Bipolar Disorder Internet-based Audio and Video Files

We have over 50 bipolar-related audio and videos files below, ready for your immediate listening and viewing. If you're new to the subject, we recommend you start with the "General Information" and then proceed to specific areas of interest. Research has shown that the more that a family knows about mental illness, the better the outcome for the person that has the disease. We encourage all family members, as well as people who have bipolar disorder, to view as many programs as time permits and learn as much as possible about the disease. You can make a difference.

1. Introduction to Internet-Based Audio and Video
2. Introduction to "Grand Rounds" medical videos

General Bipolar Disorder Info - Causes, Diagnosis, and Treatment

Introductory Level Programs

Bipolar and Family, Society, and Rehabilitation

Introductory Programs

Bipolar Disorder Treatments - Medication, Psychotherapy, ECT, etc.

Introductory Programs

Legislation and Advocacy for the Mentally Ill

Introductory Programs

Special Patient Poplulations

Introductory Programs

The Experience of Bipolar Disorder

Introductory Programs

Interviews with Bipolar authors, researchers, and special guests

Introductory Programs

Biology of Psychiatric Disease (including Bipolar Disorder)

Introductory Programs

Introduction to Internet-Based Audio and Video

The following files are available immediately for viewing and listening over the Internet. All you need to do is click on the file link that you are interested in, and a new window will open to play the video or audio file.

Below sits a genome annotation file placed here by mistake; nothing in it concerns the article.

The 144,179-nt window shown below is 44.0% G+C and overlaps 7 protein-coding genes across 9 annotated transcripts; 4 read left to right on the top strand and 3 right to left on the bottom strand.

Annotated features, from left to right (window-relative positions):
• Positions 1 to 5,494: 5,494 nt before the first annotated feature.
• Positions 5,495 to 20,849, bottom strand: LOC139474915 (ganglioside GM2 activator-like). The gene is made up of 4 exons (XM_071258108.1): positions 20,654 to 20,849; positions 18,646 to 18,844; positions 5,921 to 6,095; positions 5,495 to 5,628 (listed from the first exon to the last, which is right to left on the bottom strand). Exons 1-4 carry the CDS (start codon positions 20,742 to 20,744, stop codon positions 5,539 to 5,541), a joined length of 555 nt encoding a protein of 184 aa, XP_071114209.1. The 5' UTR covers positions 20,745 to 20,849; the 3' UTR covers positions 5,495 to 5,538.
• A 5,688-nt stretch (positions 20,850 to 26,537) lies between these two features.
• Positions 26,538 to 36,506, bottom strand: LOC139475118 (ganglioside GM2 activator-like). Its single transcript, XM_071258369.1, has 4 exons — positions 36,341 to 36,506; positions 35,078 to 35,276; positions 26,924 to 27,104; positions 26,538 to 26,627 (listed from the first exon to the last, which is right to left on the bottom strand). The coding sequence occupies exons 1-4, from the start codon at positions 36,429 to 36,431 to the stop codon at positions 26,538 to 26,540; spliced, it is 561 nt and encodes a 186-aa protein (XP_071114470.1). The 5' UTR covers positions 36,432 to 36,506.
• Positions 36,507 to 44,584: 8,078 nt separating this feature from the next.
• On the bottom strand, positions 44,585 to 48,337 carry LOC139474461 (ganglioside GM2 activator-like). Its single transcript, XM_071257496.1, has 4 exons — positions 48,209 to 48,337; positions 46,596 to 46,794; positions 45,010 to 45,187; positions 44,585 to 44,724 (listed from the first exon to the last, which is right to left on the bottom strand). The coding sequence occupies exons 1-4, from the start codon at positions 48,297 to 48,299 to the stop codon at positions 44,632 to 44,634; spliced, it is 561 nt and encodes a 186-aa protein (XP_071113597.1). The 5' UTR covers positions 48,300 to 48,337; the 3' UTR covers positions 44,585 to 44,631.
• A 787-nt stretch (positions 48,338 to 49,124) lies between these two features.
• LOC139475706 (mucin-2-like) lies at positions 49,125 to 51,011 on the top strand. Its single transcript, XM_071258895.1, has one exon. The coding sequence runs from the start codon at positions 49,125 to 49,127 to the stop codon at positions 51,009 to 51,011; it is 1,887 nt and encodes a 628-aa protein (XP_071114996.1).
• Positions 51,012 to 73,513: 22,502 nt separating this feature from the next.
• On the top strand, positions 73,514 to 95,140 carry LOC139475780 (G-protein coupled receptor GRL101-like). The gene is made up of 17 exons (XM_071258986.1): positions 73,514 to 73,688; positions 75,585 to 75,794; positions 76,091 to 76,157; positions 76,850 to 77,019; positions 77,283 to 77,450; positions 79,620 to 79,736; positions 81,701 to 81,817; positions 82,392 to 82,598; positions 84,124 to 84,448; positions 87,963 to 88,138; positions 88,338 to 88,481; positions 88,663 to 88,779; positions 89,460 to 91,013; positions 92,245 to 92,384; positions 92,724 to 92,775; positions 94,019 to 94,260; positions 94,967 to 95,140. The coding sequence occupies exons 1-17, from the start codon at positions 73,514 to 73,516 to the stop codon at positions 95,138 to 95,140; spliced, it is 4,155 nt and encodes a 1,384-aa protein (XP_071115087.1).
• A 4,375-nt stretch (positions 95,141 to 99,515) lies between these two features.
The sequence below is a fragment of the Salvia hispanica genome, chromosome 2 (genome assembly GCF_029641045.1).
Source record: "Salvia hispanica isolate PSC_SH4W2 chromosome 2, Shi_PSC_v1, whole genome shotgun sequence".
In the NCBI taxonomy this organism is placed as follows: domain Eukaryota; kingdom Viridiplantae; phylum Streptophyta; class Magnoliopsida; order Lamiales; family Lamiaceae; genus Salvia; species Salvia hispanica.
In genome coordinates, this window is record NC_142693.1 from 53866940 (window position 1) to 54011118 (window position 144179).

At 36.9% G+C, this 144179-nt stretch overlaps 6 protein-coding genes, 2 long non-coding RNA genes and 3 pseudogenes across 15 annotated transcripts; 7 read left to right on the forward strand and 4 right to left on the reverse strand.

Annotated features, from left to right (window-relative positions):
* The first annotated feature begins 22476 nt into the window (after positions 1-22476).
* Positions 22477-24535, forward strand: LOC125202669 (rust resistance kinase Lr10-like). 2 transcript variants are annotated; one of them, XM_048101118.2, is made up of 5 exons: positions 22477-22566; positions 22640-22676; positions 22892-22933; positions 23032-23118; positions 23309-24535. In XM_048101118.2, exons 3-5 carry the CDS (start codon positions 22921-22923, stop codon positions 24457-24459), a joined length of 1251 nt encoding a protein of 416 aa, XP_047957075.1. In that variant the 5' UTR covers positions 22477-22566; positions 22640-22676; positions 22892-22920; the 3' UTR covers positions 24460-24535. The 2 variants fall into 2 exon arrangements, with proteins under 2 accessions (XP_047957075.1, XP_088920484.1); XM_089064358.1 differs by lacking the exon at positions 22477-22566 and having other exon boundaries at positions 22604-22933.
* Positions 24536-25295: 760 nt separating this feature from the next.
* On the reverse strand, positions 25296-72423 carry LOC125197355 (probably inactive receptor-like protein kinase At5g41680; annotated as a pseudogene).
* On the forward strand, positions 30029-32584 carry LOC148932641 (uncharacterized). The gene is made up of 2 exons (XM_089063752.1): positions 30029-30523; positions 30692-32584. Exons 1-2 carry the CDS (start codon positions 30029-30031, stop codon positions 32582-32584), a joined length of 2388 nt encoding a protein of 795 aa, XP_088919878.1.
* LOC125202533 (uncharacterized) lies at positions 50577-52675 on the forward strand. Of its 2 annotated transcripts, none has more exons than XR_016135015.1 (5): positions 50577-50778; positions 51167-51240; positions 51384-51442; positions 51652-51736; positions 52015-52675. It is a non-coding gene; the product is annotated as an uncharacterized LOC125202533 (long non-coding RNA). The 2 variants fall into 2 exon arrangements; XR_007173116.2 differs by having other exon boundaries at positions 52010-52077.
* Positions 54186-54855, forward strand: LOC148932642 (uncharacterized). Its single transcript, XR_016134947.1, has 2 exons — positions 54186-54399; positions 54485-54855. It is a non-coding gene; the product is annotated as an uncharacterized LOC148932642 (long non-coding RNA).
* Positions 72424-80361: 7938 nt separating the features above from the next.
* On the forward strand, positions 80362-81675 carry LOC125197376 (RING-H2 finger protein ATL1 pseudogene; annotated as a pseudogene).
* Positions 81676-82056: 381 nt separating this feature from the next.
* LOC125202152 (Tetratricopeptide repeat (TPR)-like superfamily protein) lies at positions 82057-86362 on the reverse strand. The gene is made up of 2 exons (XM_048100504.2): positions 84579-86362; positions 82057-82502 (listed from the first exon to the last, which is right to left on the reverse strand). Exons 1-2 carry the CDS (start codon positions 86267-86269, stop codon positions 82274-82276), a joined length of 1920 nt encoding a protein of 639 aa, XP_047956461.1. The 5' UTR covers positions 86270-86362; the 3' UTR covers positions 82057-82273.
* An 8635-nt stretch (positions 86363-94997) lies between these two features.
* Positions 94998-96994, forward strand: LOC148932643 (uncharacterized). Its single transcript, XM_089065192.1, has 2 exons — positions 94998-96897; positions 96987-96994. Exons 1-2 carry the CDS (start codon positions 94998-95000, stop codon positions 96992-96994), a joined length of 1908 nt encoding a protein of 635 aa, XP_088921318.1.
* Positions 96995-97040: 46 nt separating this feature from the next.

Besides being categorized by subject, the files are also divided into "Introductory" and "Advanced" level groups. Introductory programs are intended for lay audiences with little or no background in biology or medicine. Advanced programs are usually geared more towards students, researchers, or clinicians; however, they contain valuable and interesting information for anyone with a background in biological sciences or a good working knowledge of mental illness biology. Most include a slide show that help you follow the presentation.

Most PCs have the Microsoft Windows Media Player pre-installed, so that you should be able to click on any file in "Microsoft" format and it will play. Other file types may be played with the associated "Player" - which can be downloaded for free from the link provided.

Note: If the video or audio quality is not good it may be because your connection to the Internet is slow, or because of other traffic on the Internet is interrupting your file traffic. If a smaller (dial-up) format is available for that file you may try that file, or you may want to try viewing/listening to the file at a later time when there is less traffic on the Internet. Generally speaking, the Internet in the United States (where most of these files are stored) is busiest (and therefore, slowest) during the early morning (California and New York time) as well as during Lunch, and after dinner. If you can access these files at other times you will likely have a better viewing/listening experience.